Far-right and left march in rival May Day rallies

Ben McPartland
Ben McPartland - [email protected]
Far-right and left march in rival May Day rallies
Supperters of the National Front rally in Paris, while across town left wing groups held an anti-austerity march. Photo: Pierre Andrieu/AFP

Thousands took to the streets of France in traditional May Day protests on Thursday with rival rallies held by the National Front, whose leader Marine Le Pen lambasted the European Union and the country’s trade unions, who demanded an end to austerity.


National Front party leader Marine Le Pen rallied her supporters in her traditional May Day march on Thursday in which she urged the French people to vote for her anti-EU party in the upcoming Euro elections.

Police said around 5,000 supporters of the far-right party turned out to hear Le Pen issue her rallying call.

“The nation is confronted by the European Union’s noxious actions on all fronts. We need to recover our freedom and sovereignty and ensure the prosperity and security of our people and our country,” she said.

“We’re here to remind the French people, they have to act on May 25th.”

The rally was briefly interrupted by members of self-proclaimed “sextremist” group Femen. Two topless activists with “fascist epidemic” and “down with the fascist union” painted on their chests, turned up at the march as it was about to set off from the Palais Royal in central Paris.

“We will not allow Europe to become a fascist union. Stop the epidemic,” read a tweet from the group’s account, shortly after the stunt.

Le Pen dismissed Femen as a “hysterical leftist cult” after she laid a wreath at the statue of Joan of Arc – the party’s patron saint.

Over in the east of Paris, trade unions and workers held their own traditional May Day rally, calling for an end to the French government’s policy of austerity.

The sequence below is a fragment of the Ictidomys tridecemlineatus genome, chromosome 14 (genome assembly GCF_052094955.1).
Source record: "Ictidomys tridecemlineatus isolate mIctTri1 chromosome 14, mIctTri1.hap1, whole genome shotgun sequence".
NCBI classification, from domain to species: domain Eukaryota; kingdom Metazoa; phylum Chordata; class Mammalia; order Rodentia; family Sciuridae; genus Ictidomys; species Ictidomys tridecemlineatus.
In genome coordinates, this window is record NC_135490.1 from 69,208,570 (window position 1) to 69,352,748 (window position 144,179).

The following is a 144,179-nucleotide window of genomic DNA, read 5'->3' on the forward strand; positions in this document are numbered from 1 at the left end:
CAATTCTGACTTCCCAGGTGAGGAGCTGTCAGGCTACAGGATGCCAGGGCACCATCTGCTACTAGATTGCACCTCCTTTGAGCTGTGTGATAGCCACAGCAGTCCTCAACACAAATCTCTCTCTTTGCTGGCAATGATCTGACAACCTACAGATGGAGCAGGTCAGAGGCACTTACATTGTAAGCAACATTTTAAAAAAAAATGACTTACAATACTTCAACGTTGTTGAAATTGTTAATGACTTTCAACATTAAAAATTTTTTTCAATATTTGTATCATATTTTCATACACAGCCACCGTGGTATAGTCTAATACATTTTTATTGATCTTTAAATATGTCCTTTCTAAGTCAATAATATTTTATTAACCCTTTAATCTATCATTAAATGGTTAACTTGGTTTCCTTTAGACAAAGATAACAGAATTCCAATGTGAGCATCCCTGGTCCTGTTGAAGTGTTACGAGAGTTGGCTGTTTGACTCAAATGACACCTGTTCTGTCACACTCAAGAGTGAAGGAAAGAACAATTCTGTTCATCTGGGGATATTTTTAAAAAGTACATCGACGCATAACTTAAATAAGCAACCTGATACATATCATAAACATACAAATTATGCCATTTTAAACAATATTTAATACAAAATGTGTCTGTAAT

("Hollande has betrayed the people" reads the placard held up by left-wing protesters in Paris. Photo: Alain Jocard/AFP)

According to unions, around 210, 000 left-wing marchers took to the streets of France to show their opposition to French Prime Minister Manuel Valls’s cuts €50 billion programme, although police put that figure at more like 100,000.

Thierry Lepaon, secretary-general of the CGT union complained that it was “hard to measure the difference” in policies between François Hollande and his right-wing predecessor Nicolas Sarkozy.

“We have the impression that it’s just a continuation of the previous [policies]: no to wages, no to employment, yes to the industrial decline of our country”.

Jean-Claude Mailly, head of the Force Ouvriers condemned the government’s much-vaunte “Responsibility Pact” which is aimed at boosting employment by cutting payroll charges for companies.

“We continue to condemn the pact of responsibility, the government is wrong in terms of its economic policy. Employers will never make commitments on jobs or pay. What we want is to come out of austerity,” he said.


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